Europe 

Rhone, FranceThe Rhone Valley -- expensive but good.

Evan Goldstein, master sommelier, president and chief education officer at Full Circle Wine Solutions Inc., says: 

"Obviously places like France, Italy and Spain have long standing traditions in producing wine and there’s little value to be had in places like Bordeaux, Burgundy and even the Rhone in this day and age.

"Look for Cru Bourgeois wines for good value and producers that have ownership of other chateaus in places like Lalande, Vensac and Latour, such as Château de Pez and Château Greysac.

"Burgundy can be a quagmire, but reputable producers include Faiveley, Olivier Leflaive and Jadot. In the Rhone Valley, producers like Chaputier and Jaboulet tend to be more affordable and easier to find. 

"A lot of France depends on what you like. Bordeaux is a lot of sports coats and ascots, but you get to the Rhone or the Loire and it’s truly artisanal.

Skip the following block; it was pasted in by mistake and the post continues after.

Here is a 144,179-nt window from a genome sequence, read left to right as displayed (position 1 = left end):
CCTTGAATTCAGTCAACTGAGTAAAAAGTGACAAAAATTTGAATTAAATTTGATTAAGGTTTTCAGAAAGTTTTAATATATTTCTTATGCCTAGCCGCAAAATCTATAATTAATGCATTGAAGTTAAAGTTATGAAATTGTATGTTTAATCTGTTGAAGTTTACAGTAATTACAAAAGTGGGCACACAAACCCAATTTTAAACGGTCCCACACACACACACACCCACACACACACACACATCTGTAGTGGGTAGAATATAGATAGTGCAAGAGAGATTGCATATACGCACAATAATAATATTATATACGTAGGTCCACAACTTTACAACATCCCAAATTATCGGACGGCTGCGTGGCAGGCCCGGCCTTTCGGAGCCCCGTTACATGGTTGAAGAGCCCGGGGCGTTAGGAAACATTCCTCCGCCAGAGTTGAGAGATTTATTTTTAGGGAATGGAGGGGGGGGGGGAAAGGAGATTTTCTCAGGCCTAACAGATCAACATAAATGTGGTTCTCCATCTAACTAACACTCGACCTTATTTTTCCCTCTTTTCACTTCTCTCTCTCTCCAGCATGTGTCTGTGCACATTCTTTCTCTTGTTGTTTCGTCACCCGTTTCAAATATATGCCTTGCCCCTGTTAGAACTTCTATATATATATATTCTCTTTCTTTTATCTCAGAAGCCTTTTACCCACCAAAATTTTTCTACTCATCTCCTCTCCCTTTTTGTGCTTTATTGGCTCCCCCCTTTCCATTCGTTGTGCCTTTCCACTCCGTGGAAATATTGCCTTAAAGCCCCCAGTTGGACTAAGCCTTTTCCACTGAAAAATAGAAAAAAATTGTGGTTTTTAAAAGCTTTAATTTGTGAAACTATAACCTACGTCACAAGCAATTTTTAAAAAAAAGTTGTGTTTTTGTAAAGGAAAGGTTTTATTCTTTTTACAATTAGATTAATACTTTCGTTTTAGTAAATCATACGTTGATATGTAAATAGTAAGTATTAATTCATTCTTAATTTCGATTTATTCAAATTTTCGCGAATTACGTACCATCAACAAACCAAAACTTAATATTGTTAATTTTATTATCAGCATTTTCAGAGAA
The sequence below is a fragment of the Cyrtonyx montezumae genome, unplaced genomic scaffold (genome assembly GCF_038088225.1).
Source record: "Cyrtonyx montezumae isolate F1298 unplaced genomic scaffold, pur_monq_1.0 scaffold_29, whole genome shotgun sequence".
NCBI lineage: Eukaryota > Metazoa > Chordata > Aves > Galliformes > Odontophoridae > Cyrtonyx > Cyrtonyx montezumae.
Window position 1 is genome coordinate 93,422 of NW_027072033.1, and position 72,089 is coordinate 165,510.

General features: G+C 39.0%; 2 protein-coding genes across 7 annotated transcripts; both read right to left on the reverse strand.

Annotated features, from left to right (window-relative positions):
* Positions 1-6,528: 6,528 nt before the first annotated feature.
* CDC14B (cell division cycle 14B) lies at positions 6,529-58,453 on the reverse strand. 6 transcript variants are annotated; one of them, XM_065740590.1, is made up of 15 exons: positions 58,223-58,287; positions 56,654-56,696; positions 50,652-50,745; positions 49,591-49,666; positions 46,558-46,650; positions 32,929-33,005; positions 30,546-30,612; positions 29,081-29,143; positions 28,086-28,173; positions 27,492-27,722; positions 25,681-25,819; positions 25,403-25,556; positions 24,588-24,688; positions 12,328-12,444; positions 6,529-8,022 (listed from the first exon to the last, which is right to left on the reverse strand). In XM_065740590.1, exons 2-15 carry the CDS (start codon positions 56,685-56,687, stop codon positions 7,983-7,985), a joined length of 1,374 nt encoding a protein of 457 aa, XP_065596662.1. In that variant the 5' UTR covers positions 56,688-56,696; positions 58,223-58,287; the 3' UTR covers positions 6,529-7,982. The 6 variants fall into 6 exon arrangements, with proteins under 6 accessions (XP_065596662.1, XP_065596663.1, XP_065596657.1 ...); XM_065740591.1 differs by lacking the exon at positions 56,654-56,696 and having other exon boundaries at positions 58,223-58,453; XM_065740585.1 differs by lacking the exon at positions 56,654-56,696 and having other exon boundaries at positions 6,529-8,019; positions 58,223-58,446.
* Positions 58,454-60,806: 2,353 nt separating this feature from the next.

"In Italy, the prices of Italian wines have gotten very high, so when shopping in the north, like in Piedmont, for example, stay away from Vertigo-inducing prices of Barolo and Barbaresco and steer instead towards Barbera and Dolcetto, which represent better value for money.

"Campagna, down by Naples, and Apulia, Sicily and Sardinia are good places for value. Look at Feudi di San Gregorio in Basilicata and the time-honored Mastroberardino

"For interesting things a little more off the proverbial track, look at modern Portugal, Greece, places like Austria and Slovenia and less conventional regions in traditional countries.